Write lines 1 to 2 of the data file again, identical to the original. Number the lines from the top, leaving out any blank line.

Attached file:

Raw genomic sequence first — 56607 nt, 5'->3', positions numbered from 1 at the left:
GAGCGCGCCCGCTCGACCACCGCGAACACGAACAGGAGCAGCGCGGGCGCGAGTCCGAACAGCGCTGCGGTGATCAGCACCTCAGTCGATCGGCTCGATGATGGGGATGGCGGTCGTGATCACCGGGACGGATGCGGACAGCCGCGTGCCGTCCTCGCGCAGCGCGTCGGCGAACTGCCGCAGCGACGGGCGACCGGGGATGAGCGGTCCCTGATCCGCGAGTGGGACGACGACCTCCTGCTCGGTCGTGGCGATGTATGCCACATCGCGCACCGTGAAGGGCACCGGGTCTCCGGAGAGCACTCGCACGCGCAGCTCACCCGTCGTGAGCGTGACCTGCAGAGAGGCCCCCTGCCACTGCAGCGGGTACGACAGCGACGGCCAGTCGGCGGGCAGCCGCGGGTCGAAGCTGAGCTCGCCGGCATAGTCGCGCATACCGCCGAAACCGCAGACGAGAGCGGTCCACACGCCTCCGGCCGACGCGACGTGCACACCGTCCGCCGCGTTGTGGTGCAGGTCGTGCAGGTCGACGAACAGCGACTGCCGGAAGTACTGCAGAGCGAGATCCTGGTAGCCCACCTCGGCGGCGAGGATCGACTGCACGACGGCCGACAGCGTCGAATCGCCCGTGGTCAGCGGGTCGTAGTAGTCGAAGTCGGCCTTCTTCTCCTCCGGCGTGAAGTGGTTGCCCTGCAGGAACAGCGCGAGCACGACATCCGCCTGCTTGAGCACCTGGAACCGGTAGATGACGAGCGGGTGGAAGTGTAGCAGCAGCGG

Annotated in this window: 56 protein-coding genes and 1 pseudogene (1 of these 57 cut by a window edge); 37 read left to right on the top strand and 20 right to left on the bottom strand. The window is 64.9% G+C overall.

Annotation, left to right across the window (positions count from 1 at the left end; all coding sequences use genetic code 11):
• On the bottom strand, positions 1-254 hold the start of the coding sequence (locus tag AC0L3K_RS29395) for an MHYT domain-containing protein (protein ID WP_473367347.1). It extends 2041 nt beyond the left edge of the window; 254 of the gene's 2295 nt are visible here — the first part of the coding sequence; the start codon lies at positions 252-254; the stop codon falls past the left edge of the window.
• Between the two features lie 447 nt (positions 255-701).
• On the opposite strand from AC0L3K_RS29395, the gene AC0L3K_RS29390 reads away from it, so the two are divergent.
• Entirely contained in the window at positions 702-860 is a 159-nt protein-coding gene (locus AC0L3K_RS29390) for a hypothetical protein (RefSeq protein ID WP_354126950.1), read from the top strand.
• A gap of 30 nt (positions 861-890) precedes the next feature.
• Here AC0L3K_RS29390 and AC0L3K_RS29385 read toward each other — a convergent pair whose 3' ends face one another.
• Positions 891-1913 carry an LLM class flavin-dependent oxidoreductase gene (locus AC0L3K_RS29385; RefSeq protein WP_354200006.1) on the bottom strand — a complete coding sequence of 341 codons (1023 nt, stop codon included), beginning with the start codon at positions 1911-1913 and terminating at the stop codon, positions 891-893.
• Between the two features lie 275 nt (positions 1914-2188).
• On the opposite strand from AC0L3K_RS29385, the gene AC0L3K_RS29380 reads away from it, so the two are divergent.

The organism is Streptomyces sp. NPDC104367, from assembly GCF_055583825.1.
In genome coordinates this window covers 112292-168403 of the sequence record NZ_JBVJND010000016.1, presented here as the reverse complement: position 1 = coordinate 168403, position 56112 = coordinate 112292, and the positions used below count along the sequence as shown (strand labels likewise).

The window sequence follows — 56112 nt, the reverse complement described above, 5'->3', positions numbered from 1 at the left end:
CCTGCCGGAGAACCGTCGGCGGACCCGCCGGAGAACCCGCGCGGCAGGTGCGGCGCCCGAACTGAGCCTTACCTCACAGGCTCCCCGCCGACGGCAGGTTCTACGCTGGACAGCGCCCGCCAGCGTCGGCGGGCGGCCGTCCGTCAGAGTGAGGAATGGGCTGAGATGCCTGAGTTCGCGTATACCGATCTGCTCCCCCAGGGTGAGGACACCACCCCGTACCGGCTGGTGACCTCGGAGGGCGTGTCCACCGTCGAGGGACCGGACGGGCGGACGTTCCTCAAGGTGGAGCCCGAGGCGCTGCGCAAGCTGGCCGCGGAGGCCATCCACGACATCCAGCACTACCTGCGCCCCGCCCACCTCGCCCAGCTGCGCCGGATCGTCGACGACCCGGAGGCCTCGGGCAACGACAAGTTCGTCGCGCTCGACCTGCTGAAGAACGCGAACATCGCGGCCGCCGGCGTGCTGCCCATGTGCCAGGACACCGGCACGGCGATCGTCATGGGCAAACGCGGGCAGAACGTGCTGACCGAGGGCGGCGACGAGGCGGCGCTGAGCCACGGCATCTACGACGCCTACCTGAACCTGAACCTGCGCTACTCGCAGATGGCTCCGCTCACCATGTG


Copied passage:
Raw genomic sequence first — 56607 nt, 5'->3', positions numbered from 1 at the left:
GAGCGCGCCCGCTCGACCACCGCGAACACGAACAGGAGCAGCGCGGGCGCGAGTCCGAACAGCGCTGCGGTGATCAGCACCTCAGTCGATCGGCTCGATGATGGGGATGGCGGTCGTGATCACCGGGACGGATGCGGACAGCCGCGTGCCGTCCTCGCGCAGCGCGTCGGCGAACTGCCGCAGCGACGGGCGACCGGGGATGAGCGGTCCCTGATCCGCGAGTGGGACGACGACCTCCTGCTCGGTCGTGGCGATGTATGCCACATCGCGCACCGTGAAGGGCACCGGGTCTCCGGAGAGCACTCGCACGCGCAGCTCACCCGTCGTGAGCGTGACCTGCAGAGAGGCCCCCTGCCACTGCAGCGGGTACGACAGCGACGGCCAGTCGGCGGGCAGCCGCGGGTCGAAGCTGAGCTCGCCGGCATAGTCGCGCATACCGCCGAAACCGCAGACGAGAGCGGTCCACACGCCTCCGGCCGACGCGACGTGCACACCGTCCGCCGCGTTGTGGTGCAGGTCGTGCAGGTCGACGAACAGCGACTGCCGGAAGTACTGCAGAGCGAGATCCTGGTAGCCCACCTCGGCGGCGAGGATCGACTGCACGACGGCCGACAGCGTCGAATCGCCCGTGGTCAGCGGGTCGTAGTAGTCGAAGTCGGCCTTCTTCTCCTCCGGCGTGAAGTGGTTGCCCTGCAGGAACAGCGCGAGCACGACATCCGCCTGCTTGAGCACCTGGAACCGGTAGATGACGAGCGGGTGGAAGTGTAGCAGCAGCGG